several media, or to decide to rely on a few media and not serve the audience
that doesn’t use those media.
Recently as I stood in a line at a meeting a man asked me when UMCom, the organization I work for, is moving to cellphone-based message delivery. He then pulled out his cellphone, dialed into his ISP and showed me how he uses the phone to retrieve information.
In a post yesterday I noted the blossoming of new media and new distribution systems. Technological change is a well-documented fact of our lives today. This creates a dilemma for organizations such as the one I work with. It means we have segments of our various audiences who want information delivered in the medium that they use, which is reasonable. However, it also means that different segments use different media. We are expected to utilize a variety of media to deliver information.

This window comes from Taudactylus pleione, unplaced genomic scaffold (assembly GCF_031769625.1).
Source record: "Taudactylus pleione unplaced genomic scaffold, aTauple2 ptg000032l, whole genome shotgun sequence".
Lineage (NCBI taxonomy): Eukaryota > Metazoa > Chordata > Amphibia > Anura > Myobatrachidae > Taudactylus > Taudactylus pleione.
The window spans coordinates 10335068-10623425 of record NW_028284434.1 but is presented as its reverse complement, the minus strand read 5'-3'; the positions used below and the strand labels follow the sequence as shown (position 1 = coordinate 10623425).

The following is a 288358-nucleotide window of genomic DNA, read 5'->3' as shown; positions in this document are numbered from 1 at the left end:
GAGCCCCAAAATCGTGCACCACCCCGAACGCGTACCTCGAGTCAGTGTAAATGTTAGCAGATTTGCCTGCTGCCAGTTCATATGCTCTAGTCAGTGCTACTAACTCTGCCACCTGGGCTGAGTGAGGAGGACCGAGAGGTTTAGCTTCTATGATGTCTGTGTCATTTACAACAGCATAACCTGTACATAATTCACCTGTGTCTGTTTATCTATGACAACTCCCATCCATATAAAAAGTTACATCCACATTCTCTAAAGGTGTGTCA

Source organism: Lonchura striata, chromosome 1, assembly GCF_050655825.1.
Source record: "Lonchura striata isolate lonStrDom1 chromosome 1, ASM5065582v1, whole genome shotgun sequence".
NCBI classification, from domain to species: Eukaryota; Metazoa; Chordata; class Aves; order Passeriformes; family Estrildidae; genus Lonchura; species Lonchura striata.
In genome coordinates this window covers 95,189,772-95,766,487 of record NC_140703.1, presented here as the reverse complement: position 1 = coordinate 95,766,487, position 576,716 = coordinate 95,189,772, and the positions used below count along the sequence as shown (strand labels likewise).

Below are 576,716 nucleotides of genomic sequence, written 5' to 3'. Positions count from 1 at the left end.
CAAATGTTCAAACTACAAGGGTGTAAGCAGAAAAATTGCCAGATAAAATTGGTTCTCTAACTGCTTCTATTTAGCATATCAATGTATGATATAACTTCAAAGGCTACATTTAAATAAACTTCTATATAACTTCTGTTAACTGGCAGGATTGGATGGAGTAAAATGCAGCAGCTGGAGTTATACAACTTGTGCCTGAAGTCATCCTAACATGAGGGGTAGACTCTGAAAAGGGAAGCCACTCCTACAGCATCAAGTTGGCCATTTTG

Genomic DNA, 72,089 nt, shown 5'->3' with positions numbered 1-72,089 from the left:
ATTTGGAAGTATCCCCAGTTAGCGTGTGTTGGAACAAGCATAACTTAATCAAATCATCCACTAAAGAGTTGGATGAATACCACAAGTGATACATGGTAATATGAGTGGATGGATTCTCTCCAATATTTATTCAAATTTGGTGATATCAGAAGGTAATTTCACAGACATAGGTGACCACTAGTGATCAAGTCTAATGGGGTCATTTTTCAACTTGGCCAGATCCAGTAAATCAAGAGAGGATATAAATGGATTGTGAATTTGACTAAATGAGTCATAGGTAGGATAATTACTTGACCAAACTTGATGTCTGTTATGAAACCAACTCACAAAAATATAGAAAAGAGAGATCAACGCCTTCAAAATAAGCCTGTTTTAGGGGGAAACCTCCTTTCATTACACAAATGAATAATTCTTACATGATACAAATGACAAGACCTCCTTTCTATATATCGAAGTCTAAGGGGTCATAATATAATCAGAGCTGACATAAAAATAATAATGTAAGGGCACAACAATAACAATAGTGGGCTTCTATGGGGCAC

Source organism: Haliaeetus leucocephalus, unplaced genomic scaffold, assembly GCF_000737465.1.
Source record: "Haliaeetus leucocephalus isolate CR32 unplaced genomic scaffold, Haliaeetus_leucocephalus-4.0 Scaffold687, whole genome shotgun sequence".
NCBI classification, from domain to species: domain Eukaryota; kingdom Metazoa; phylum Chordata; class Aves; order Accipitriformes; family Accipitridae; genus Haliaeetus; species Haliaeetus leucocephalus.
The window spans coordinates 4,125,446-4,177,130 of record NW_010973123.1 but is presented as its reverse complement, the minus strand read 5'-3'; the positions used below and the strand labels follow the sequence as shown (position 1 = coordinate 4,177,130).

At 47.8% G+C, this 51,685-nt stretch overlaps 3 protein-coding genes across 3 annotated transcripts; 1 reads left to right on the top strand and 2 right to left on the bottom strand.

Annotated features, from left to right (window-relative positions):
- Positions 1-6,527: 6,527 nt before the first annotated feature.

At first glance this might seem simple. In practice, however, it isn’t. It means we must format content for different media to meet different expectations, sometimes at considerable expense. The emphasis shouldn’t be on cost, it should be on the audience’s expectation and use of the information.
Our mission is to provide information that informs, inspires and engages the reader or viewer in a search for a more meaningful life as a person of faith. The challenge is to do this in an environment of conflicting claims, competing media and multiple expectations. When I read the news that I summarized in the post preceding this, I see the challenge laid out very clearly.